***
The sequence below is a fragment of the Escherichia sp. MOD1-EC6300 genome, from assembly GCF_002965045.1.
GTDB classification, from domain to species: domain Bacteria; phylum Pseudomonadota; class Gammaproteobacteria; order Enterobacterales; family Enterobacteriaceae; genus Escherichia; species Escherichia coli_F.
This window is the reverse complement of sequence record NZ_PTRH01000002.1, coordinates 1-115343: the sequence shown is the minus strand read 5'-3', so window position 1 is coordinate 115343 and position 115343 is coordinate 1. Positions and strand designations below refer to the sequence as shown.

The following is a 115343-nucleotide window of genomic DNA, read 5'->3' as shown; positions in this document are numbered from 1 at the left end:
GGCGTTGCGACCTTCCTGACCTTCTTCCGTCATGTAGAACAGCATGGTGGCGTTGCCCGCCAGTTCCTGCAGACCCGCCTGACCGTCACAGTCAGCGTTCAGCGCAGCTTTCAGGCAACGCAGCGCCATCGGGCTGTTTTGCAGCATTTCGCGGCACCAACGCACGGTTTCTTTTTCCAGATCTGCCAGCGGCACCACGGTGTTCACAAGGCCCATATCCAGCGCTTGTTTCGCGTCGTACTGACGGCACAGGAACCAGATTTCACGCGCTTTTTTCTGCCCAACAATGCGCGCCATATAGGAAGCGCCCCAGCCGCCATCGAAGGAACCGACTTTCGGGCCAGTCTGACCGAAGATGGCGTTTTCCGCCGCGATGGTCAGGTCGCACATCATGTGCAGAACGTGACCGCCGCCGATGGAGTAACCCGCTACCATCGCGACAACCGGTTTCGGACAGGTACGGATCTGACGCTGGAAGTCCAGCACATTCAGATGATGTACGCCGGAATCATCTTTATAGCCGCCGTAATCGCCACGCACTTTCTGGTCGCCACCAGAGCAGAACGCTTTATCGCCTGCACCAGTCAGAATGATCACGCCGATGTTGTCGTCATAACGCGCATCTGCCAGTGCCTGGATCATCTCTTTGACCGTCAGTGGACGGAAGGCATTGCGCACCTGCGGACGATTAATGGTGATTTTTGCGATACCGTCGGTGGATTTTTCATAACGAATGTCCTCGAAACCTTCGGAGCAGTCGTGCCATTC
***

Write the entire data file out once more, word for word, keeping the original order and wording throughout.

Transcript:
The sequence below is a fragment of the Escherichia sp. MOD1-EC6300 genome, from assembly GCF_002965045.1.
GTDB classification, from domain to species: domain Bacteria; phylum Pseudomonadota; class Gammaproteobacteria; order Enterobacterales; family Enterobacteriaceae; genus Escherichia; species Escherichia coli_F.
This window is the reverse complement of sequence record NZ_PTRH01000002.1, coordinates 1-115343: the sequence shown is the minus strand read 5'-3', so window position 1 is coordinate 115343 and position 115343 is coordinate 1. Positions and strand designations below refer to the sequence as shown.

The following is a 115343-nucleotide window of genomic DNA, read 5'->3' as shown; positions in this document are numbered from 1 at the left end:
GGCGTTGCGACCTTCCTGACCTTCTTCCGTCATGTAGAACAGCATGGTGGCGTTGCCCGCCAGTTCCTGCAGACCCGCCTGACCGTCACAGTCAGCGTTCAGCGCAGCTTTCAGGCAACGCAGCGCCATCGGGCTGTTTTGCAGCATTTCGCGGCACCAACGCACGGTTTCTTTTTCCAGATCTGCCAGCGGCACCACGGTGTTCACAAGGCCCATATCCAGCGCTTGTTTCGCGTCGTACTGACGGCACAGGAACCAGATTTCACGCGCTTTTTTCTGCCCAACAATGCGCGCCATATAGGAAGCGCCCCAGCCGCCATCGAAGGAACCGACTTTCGGGCCAGTCTGACCGAAGATGGCGTTTTCCGCCGCGATGGTCAGGTCGCACATCATGTGCAGAACGTGACCGCCGCCGATGGAGTAACCCGCTACCATCGCGACAACCGGTTTCGGACAGGTACGGATCTGACGCTGGAAGTCCAGCACATTCAGATGATGTACGCCGGAATCATCTTTATAGCCGCCGTAATCGCCACGCACTTTCTGGTCGCCACCAGAGCAGAACGCTTTATCGCCTGCACCAGTCAGAATGATCACGCCGATGTTGTCGTCATAACGCGCATCTGCCAGTGCCTGGATCATCTCTTTGACCGTCAGTGGACGGAAGGCATTGCGCACCTGCGGACGATTAATGGTGATTTTTGCGATACCGTCGGTGGATTTTTCATAACGAATGTCCTCGAAACCTTCGGAGCAGTCGTGCCATTC